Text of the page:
U.S. stocks were wavering on Tuesday as commodity prices were still rising, and the U.S. government looked ready to raise the debt ceiling until December.
By midmorning, the Dow Jones Industrial Average was down 2 points, or less than 0.1%. The index fell 250 points Monday to close at 34,496. The S&P 500 and Nasdaq Composite were both little changed. The indexes wavered between gains and losses in the morning. Before the open, futures were down significantly.
The price of WTI crude oil rose as much as 0.5% to above $81 a barrel after having gained more than 65% year-to-date. The price of lumber increased 2.8% and is more than 60% higher than its level just before initial lockdowns in 2020.
Not only could rising commodity prices be costly for some companies, but it could prompt central banks to raise interest rates sooner than anticipated to stave off inflation.
“Another round of commodity price rises [is] making it increasingly difficult for central banks to argue that inflation is in fact proving transitory,” said Jim Reid, a strategist at Deutsche Bank.
The House of Representatives is expected to pass a bill that would temporarily raise the government debt ceiling until December.
“Optimism that the House will pass the debt ceiling bill today has helped stocks stabilize,” wrote Tom Essaye, founder of Sevens Report Research.
The next major catalyst for markets is expected to be the coming earnings season, which begins in earnest when major U.S. banks report results later this week. Investors will watch loan volumes and the financial strength of the consumer. Beyond the financial services sector, they’ll watch how rising costs and supply-chain constraints could weigh on corporate sales and profit margins.
“The quarterly earnings season, which starts this week, has equity markets on edge over whether profit forecasts will be tempered for 2022 given the rich valuations prevalent in stocks everywhere,” said Jeffrey Halley, an analyst at broker Oanda. “Add in the creeping, but relentless implications of the Fed taper and it is no surprise that equity markets remain on edge.”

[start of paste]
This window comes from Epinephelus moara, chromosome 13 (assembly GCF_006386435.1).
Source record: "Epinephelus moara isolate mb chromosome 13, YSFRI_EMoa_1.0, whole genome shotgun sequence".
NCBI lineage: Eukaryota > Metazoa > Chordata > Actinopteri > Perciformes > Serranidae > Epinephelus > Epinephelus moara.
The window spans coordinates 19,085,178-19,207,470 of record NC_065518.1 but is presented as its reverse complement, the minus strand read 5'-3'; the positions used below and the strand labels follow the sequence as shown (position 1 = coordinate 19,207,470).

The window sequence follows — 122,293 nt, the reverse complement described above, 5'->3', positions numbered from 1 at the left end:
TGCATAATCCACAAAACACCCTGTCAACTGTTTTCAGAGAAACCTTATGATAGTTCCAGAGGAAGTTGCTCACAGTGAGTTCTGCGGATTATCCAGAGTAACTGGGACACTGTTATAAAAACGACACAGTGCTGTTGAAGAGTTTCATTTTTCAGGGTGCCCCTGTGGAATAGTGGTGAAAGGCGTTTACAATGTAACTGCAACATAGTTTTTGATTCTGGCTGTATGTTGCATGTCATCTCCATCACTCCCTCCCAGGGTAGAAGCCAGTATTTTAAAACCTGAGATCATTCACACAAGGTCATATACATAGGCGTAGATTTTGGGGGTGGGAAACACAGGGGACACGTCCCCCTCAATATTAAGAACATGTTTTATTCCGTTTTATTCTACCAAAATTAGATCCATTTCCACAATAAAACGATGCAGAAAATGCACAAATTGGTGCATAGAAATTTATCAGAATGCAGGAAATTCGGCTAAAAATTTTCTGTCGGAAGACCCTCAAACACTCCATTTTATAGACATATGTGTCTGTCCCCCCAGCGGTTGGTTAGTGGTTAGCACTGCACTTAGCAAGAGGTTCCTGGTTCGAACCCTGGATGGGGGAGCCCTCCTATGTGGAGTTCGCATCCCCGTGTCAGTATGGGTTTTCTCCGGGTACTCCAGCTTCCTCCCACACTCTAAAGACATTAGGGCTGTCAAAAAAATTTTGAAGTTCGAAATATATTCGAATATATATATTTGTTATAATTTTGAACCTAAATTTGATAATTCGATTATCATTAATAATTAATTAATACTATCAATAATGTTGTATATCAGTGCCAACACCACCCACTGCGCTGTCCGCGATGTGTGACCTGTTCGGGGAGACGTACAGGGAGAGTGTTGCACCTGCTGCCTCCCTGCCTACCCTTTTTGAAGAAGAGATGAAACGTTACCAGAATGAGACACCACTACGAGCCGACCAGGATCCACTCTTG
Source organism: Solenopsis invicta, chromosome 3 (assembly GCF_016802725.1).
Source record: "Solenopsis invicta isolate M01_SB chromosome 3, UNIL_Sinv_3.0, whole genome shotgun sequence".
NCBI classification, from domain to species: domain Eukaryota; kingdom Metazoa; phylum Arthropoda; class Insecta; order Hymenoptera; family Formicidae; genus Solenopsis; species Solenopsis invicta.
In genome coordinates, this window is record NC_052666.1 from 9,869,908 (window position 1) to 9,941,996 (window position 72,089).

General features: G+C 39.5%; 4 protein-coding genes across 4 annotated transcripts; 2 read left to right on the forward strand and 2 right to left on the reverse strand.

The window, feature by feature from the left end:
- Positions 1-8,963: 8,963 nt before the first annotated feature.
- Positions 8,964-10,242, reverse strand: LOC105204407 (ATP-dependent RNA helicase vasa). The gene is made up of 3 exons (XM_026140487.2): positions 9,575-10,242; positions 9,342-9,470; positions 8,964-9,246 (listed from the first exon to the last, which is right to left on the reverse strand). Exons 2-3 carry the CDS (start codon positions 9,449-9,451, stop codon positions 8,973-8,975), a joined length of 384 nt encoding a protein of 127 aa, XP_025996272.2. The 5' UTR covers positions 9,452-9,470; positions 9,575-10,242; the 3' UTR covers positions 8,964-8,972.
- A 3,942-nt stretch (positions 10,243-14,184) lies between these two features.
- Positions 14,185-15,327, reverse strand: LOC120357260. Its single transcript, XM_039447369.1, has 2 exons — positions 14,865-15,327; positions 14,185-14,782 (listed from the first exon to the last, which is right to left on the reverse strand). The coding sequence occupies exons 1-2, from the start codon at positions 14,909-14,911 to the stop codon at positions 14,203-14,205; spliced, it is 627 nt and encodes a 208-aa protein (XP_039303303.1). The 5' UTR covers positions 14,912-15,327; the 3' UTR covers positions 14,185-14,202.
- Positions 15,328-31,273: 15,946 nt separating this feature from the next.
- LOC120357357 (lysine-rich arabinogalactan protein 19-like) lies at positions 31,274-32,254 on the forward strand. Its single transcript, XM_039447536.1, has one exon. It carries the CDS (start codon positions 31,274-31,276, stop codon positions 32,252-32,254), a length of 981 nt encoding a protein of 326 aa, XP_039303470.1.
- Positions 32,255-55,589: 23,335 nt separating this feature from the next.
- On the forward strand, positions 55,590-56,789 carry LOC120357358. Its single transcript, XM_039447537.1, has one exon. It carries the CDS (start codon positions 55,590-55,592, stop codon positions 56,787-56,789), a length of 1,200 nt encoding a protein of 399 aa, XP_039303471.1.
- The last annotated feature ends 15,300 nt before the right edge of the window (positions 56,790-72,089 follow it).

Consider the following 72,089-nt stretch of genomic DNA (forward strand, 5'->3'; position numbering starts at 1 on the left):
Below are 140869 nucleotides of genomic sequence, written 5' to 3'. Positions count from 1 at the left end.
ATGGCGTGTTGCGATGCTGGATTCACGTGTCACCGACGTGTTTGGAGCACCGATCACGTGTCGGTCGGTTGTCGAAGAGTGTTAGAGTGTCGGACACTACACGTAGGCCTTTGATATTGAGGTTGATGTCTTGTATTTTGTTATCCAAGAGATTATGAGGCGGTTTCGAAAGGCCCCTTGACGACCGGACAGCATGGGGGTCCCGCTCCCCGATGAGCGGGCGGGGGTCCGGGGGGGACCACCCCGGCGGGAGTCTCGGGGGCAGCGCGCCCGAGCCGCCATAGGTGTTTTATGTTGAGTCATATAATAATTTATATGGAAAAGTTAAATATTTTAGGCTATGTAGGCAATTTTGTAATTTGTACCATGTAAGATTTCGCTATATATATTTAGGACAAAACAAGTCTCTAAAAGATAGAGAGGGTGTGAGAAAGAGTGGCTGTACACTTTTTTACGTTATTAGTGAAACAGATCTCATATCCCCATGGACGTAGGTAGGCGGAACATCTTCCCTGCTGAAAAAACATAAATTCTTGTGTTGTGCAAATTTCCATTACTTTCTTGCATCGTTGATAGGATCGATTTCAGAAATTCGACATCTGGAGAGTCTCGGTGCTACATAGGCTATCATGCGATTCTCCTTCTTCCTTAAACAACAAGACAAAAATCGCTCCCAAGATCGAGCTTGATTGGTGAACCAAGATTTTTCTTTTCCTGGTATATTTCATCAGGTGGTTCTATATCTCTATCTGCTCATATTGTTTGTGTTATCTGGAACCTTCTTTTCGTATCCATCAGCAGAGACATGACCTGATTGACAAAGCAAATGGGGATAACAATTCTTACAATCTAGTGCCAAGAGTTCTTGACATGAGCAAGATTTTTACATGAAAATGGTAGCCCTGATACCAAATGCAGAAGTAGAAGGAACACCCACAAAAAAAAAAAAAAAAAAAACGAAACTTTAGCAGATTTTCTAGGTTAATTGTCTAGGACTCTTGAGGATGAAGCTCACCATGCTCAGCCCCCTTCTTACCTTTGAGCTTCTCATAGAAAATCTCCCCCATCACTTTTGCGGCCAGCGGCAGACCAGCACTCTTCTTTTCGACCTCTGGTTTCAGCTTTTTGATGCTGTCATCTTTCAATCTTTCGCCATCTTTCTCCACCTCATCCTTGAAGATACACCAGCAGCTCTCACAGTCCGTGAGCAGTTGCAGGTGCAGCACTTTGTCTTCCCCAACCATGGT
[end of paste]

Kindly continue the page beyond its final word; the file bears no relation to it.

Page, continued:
Overseas, Hong Kong’s Hang Seng Index fell 1.4%.
Chinese stocks were under pressure following a report from The Wall Street Journal zeroing in on Xi’s plans to overhaul the country’s financial system. Xi wants the ruling party to do more to steer flows of money, set tighter rules for entrepreneurs and investors and their ability to make profits, and exercise even more control over the economy, the report said.
Sentiment in Hong Kong was also damped by an update in the saga over China Evergrande (3333.H.K.), the highly indebted property developer whose financial woes hang like a black cloud over the country’s real-estate sector.
Here are nine stocks on the move Tuesday
Umpqua Holdings (UMPQ) stock fell 2.1% after the company announced it is merging with Columbia Banking System (COLB) to create a combined regional banking company worth $7.7 billion.
GlaxoSmithKline (GSK) stock rose 1.5% in New York as several private-equity firms are considering buying the company’s consumer business.
MGM Resorts International (MGM) stock rose 6% after getting upgraded to Outperform from Neutral at Credit Suisse.
CureVac N.V. (CVAC) stock fell 7% after the company said it would halt the development of its Covid-19 vaccine and instead focus on its mRNA shots against Covid-19 with GlaxoSmithKline.
Broad market concerns and the Journal report have reversed a rally in Alibaba (BABA) stock, which had until Monday surged around 25% over the past five days. Shares in the internet giant were down 3.9% in Hong Kong. Peer Tencent (0700.H.K.) fell 2.6% in Hong Kong, with other tech companies including Baidu (BIDU) down 4% and JD.com (JD) declining 2.3%. Alibaba’s U.S.-listed shares were 0.1% higher.
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